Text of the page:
Emirati hails the inspiration and determination of the team after Azzam's mast broke in three places at sea.
Adil Khalid: Broken mast in Volvo Ocean Race was scary
Alicante // Abu Dhabi Ocean Racing's Adil Khalid, the first Gulf national to compete in the gruelling, 39,000 nautical mile Volvo Ocean Race, says when the mast on the team's Azzam yacht broke in a howling gale with winds gusting 30 knots and waves swelling 15 feet, it was "the scariest moment" of his life.
Having started well in the opening 6,500 nautical mile opening leg to Cape Town, which began Saturday, Azzam soon ran into heavy weather off the Spanish coast.
In complete darkness, Azzam's mast broke after coming off a steep wave. Having checked that no one was hurt, the team undertook a salvage mission through the night to recover the mast and attached sails.
Australian bowman, Wade Morgan, put on safety gear to enter the water to cut away rigging, and help get the main sail back aboard so the team could successfully motor back to Alicante to begin immediate repair works.
"It was scary for sure. Being out at sea, in the dead of night, and having that happen," Khalid, 23, said. "We were well drilled for the situation and behaved so calm and professionally. However, your heart is beating really fast and you thank god everyone is safe."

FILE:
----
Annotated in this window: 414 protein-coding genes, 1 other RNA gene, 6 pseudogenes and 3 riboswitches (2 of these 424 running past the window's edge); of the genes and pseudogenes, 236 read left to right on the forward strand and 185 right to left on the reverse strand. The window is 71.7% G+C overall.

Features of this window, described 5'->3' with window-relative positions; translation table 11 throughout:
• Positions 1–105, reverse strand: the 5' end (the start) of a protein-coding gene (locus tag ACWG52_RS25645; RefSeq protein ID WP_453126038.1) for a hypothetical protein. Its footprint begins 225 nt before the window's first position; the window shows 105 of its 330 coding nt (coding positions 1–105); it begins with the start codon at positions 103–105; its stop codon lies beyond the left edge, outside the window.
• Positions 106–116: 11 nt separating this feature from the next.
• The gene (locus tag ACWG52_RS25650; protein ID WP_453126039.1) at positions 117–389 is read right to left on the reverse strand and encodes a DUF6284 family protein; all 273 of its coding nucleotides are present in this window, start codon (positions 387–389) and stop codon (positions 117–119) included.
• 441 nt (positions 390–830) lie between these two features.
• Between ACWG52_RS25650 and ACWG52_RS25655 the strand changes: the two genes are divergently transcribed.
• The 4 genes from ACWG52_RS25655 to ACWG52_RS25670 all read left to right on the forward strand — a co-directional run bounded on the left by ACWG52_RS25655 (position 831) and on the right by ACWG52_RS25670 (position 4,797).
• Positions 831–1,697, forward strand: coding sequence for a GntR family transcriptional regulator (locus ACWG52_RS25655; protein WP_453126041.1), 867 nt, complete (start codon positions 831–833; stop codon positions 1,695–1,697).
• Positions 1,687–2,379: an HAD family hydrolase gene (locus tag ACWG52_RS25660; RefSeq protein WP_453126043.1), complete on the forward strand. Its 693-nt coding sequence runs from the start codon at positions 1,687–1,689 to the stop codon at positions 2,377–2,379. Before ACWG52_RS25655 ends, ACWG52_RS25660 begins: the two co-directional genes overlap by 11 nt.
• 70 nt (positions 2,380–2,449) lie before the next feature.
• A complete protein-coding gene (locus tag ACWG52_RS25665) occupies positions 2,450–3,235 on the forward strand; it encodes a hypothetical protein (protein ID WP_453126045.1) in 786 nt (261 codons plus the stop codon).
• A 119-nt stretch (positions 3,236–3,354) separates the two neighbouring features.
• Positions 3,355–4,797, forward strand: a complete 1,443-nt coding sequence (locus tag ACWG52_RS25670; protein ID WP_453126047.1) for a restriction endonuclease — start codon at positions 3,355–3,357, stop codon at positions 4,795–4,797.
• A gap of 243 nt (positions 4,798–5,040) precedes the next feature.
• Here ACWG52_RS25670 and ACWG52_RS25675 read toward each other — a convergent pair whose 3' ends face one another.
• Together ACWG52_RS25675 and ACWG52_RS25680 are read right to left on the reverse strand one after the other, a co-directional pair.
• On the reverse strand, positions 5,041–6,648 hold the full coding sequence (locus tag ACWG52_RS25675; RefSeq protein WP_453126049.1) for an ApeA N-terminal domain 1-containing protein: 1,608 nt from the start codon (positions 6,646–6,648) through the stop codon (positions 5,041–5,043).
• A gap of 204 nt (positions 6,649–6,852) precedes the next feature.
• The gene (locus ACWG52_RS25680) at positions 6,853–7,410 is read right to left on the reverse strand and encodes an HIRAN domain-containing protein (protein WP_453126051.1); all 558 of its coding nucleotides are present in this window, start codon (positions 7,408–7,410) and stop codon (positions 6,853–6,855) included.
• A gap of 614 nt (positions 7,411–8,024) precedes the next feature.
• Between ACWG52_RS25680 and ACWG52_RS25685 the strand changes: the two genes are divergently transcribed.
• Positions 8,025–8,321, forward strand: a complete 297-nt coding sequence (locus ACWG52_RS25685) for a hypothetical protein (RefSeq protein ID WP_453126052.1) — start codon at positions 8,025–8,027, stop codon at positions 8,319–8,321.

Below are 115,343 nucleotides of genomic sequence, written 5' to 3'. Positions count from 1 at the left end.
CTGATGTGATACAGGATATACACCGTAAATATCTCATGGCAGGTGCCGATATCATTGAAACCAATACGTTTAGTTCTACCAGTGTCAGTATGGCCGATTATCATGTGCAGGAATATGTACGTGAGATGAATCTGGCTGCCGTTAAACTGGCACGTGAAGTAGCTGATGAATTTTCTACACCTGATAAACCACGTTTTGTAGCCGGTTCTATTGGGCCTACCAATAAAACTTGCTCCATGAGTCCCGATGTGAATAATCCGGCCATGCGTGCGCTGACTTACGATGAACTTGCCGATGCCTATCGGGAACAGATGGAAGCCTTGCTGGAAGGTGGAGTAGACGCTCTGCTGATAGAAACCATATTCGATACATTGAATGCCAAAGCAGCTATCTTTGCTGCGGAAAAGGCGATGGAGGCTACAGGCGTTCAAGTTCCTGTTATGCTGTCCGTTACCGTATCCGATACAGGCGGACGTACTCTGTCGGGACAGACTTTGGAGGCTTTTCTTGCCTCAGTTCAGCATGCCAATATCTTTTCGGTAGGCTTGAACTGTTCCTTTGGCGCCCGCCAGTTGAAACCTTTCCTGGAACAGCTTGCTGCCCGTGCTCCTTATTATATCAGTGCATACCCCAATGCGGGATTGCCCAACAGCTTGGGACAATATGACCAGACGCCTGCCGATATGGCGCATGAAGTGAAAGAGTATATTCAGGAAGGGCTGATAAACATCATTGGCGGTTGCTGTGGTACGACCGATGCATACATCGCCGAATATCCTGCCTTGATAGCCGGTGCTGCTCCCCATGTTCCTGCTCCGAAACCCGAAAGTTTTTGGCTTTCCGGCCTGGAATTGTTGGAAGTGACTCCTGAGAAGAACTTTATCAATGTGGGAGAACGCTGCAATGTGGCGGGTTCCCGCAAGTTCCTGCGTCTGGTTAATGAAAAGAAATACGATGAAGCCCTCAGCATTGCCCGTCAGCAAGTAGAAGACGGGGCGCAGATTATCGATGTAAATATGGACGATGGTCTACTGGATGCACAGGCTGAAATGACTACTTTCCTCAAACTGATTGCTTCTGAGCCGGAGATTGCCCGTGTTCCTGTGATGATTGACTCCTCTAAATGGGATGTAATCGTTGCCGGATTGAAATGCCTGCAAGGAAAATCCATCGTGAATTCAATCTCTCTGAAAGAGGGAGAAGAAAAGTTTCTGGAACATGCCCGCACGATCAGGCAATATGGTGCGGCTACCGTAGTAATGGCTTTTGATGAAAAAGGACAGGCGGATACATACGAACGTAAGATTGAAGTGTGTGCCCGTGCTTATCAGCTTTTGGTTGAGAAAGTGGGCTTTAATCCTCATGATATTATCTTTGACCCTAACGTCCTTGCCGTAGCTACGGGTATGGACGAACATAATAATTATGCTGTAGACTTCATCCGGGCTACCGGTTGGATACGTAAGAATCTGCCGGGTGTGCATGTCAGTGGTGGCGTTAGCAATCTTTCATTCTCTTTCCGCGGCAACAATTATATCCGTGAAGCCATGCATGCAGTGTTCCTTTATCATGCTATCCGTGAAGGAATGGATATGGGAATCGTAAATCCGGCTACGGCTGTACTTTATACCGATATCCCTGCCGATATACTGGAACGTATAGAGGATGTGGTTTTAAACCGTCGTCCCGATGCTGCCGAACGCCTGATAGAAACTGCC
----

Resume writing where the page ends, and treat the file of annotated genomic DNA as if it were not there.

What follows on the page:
"Everyone was really inspirational, especially Wade. Getting in the water to cut away the rigging was very brave; I have a lot of respect for him. When you are faced with a situation like this, you really see what you are made of. We handled it very well and I think that says a lot about the crew that has been put together."
Abu Dhabi Ocean Racing is currently implementing a full recovery plan as it looks to rejoin the race as quickly as possible. The team's spare mast has been delivered from Valencia and the shore team is conducting an assessment of all repairs.
Khalid, the youngest member of the team, believes the incident will only make them stronger.
"Our yacht Azzam means determination, and that is what we all feel right now. We want to get back out on the water and give it 110 percent. Of course, it is scary to think about it, so I try not to. What will happen, will happen and we still want to win this race," added Khalid.
"It was hard to return to the race start in Alicante, but in some ways it was the best thing, as the base and the shore team were still up and running, so we should be able to make the repairs quicker. We'll be working 24 hours a day until we are back out on the water. We have received a flood of messages of support and people are really getting behind us - I hope they continue the support, the guys really deserve it."